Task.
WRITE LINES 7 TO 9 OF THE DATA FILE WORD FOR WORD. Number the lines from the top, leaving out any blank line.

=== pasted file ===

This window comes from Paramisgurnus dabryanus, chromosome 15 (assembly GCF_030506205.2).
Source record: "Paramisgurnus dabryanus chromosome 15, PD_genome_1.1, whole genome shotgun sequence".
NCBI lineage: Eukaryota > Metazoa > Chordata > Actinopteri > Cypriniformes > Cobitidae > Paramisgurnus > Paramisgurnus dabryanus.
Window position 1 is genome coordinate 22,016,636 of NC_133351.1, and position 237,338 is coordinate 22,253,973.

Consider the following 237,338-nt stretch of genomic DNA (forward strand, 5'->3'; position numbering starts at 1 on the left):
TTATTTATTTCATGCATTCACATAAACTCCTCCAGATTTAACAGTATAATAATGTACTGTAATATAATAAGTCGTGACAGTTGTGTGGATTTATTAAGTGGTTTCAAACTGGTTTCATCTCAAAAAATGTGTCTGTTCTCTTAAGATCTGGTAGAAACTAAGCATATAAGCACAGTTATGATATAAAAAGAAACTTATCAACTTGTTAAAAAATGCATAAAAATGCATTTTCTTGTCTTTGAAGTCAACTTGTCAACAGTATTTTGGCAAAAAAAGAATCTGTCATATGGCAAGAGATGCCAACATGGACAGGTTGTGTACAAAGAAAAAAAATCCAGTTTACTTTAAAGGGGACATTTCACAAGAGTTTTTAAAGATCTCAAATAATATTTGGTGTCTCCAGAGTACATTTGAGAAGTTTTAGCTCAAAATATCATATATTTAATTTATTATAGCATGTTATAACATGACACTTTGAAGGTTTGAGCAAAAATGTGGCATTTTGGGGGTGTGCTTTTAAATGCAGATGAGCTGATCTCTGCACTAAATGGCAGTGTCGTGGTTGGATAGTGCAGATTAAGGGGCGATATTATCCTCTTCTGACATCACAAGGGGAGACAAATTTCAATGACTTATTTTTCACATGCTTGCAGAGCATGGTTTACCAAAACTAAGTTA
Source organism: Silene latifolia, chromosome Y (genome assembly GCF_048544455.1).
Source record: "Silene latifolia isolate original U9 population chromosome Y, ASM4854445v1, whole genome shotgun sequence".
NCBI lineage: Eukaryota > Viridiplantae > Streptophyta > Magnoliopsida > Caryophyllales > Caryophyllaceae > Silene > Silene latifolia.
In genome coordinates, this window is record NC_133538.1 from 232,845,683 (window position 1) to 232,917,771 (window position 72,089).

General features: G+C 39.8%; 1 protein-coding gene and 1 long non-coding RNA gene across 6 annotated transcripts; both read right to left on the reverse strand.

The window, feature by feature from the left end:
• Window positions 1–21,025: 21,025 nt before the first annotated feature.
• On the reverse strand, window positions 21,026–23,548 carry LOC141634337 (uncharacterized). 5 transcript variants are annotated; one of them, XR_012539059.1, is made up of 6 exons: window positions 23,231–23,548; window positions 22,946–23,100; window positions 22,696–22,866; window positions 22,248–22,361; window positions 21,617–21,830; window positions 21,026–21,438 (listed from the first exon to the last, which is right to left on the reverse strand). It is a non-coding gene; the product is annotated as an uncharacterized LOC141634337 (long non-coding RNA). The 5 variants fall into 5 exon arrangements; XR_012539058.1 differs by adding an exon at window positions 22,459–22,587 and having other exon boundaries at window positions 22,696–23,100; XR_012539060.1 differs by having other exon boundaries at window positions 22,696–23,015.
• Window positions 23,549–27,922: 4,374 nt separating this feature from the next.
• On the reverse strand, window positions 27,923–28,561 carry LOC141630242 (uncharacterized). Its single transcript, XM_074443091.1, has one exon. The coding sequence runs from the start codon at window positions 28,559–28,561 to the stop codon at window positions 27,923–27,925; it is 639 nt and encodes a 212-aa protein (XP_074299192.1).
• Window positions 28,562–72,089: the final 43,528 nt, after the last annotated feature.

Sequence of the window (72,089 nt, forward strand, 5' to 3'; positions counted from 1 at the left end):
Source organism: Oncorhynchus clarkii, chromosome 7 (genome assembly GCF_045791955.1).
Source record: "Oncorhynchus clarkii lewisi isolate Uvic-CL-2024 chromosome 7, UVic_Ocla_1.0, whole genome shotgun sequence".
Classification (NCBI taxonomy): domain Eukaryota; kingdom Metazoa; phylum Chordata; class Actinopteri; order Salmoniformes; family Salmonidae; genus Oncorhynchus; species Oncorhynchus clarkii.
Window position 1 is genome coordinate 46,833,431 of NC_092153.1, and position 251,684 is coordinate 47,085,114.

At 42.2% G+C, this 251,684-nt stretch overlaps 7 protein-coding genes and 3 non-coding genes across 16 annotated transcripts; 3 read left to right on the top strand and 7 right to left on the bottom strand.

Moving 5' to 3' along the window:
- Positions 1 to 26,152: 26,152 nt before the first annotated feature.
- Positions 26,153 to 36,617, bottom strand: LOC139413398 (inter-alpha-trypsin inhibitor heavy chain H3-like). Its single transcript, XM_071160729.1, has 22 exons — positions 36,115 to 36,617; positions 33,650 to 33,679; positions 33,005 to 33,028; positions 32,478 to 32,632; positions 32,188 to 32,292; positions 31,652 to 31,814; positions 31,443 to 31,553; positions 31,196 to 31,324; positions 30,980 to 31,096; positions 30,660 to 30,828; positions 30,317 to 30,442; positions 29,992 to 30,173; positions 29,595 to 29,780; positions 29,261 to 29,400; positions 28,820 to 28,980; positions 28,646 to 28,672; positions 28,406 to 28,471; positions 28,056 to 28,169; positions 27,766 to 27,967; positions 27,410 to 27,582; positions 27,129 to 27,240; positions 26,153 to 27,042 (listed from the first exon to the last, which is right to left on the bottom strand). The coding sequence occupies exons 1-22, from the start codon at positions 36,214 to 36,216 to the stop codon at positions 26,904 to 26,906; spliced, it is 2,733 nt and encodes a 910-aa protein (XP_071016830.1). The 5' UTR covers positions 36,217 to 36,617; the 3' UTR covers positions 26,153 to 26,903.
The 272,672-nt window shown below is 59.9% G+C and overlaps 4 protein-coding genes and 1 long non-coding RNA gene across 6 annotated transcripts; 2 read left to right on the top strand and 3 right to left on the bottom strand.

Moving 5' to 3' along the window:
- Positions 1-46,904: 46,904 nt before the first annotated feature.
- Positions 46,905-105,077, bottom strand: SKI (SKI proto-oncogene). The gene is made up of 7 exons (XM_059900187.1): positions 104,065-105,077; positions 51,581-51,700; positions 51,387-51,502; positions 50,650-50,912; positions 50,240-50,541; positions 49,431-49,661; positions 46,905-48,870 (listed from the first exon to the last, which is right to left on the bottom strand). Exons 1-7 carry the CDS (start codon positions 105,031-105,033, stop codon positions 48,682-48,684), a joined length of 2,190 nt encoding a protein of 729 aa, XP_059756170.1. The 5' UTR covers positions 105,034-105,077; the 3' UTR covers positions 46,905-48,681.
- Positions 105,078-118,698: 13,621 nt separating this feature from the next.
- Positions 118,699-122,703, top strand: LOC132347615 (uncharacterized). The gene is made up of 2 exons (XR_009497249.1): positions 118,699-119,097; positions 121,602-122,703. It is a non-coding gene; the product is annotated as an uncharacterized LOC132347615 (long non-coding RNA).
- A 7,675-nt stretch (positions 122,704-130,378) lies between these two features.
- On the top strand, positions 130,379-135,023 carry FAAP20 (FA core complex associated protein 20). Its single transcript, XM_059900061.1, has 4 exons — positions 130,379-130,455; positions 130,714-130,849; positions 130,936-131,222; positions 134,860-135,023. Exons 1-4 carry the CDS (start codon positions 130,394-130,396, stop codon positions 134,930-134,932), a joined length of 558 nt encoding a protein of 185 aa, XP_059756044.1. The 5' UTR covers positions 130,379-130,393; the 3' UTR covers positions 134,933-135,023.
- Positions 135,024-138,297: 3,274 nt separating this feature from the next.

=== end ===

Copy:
Source organism: Silene latifolia, chromosome Y (genome assembly GCF_048544455.1).
Source record: "Silene latifolia isolate original U9 population chromosome Y, ASM4854445v1, whole genome shotgun sequence".
NCBI lineage: Eukaryota > Viridiplantae > Streptophyta > Magnoliopsida > Caryophyllales > Caryophyllaceae > Silene > Silene latifolia.